But then they suddenly need money for rent too, then food, then medical fees, and it can quickly escalate.

Nancy*, a 47-year-old single mother from North Yorkshire was conned out of over £350,000 that way: “I wasn't comfortable, and then I got so far in I couldn't get myself out, and I didn't want to walk away having lost £50,000 or what-have-you, so you keep going in the hope that you're wrong and this person is genuine,” she explained to the BBC.

with ads soliciting men seeking women or women seeking men? Scam artists use dating sites or meet-up venues to prey on trusting singles.

But she was feeling vulnerable after the breakdown of her marriage and agreed to transfer him a smaller amount, despite admitting it sounded “crazy”.

It was only when her money transfer was blocked due to a security alert around the man’s name that she realised something was wrong.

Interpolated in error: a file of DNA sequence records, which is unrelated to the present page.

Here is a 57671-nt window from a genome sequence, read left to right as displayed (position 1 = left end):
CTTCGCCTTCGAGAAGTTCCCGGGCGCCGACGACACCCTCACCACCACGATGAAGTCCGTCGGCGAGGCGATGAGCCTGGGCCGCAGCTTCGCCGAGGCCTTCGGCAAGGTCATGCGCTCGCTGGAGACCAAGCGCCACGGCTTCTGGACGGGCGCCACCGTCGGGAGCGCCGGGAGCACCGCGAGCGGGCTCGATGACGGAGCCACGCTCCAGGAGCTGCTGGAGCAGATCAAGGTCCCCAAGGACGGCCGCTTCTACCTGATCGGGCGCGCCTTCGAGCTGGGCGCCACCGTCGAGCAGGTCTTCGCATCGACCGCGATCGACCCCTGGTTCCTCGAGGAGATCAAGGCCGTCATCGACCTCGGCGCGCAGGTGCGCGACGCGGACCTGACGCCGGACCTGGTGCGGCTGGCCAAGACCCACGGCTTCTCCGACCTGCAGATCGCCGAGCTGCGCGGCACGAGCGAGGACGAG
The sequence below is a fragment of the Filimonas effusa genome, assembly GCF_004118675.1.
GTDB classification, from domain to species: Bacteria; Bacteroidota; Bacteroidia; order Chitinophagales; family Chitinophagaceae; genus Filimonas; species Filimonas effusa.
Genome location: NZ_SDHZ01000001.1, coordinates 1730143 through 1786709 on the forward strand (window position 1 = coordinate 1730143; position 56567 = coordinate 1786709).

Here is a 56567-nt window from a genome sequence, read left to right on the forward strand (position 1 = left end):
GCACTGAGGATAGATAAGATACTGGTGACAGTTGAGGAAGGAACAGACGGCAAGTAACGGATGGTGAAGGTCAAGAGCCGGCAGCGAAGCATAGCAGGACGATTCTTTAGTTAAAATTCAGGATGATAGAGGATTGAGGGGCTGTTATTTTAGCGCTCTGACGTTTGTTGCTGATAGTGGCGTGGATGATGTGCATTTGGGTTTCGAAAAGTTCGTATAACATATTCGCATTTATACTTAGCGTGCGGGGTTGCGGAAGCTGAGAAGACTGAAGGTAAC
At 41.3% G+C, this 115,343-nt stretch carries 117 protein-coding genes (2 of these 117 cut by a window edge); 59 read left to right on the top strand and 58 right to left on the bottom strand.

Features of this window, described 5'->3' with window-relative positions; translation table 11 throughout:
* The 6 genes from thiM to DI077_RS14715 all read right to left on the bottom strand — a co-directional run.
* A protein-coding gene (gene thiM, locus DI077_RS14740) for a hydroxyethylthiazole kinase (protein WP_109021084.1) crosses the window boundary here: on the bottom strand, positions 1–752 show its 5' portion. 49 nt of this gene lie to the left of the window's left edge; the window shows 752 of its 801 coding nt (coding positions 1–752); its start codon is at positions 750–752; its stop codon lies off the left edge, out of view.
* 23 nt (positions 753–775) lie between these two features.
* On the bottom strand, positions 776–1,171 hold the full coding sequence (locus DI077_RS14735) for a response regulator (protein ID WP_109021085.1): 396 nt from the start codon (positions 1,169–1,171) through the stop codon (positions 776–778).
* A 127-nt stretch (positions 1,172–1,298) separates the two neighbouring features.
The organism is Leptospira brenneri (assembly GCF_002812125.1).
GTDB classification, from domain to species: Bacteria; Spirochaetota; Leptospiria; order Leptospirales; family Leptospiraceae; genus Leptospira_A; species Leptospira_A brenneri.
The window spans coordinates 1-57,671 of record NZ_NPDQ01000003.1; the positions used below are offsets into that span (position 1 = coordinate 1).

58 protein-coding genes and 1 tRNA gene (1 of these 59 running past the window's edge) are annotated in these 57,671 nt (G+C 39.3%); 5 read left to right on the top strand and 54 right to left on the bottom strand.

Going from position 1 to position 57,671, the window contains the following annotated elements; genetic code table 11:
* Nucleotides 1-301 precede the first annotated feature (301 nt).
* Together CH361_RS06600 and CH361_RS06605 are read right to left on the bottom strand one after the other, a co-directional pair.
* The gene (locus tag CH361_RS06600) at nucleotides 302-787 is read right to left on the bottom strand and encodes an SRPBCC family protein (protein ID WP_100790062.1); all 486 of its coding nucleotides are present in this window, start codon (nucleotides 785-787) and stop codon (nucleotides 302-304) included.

The male profile is in his late 40s (48 is the most common age) with a high income.

He presents himself as a widower, with a degree and of average height (5’10”).

Con artists are increasingly creating fake online profiles and tricking people on dating sites into handing over often large sums of money.

One of the most common techniques is to build up trust with the person by messaging for weeks or even months before suddenly having an emergency - the fake person being mugged but their daughter needing urgent surgery, for example - and asking for money.

They're in West Africa, Eastern Europe and it's very difficult for British law enforcement to take action against them in those jurisdictions,” Steve Profitt, Deputy Head of Action Fraud explains.

And a lot of the time, you’re not just talking to one person behind each profile - you could be exchanging messages with a circle of fraudsters acting together, according to KIS Finance.

Nancy is now facing bankruptcy, and although her case is extreme, the average victim of online dating fraud loses £10,000 according to Action Fraud.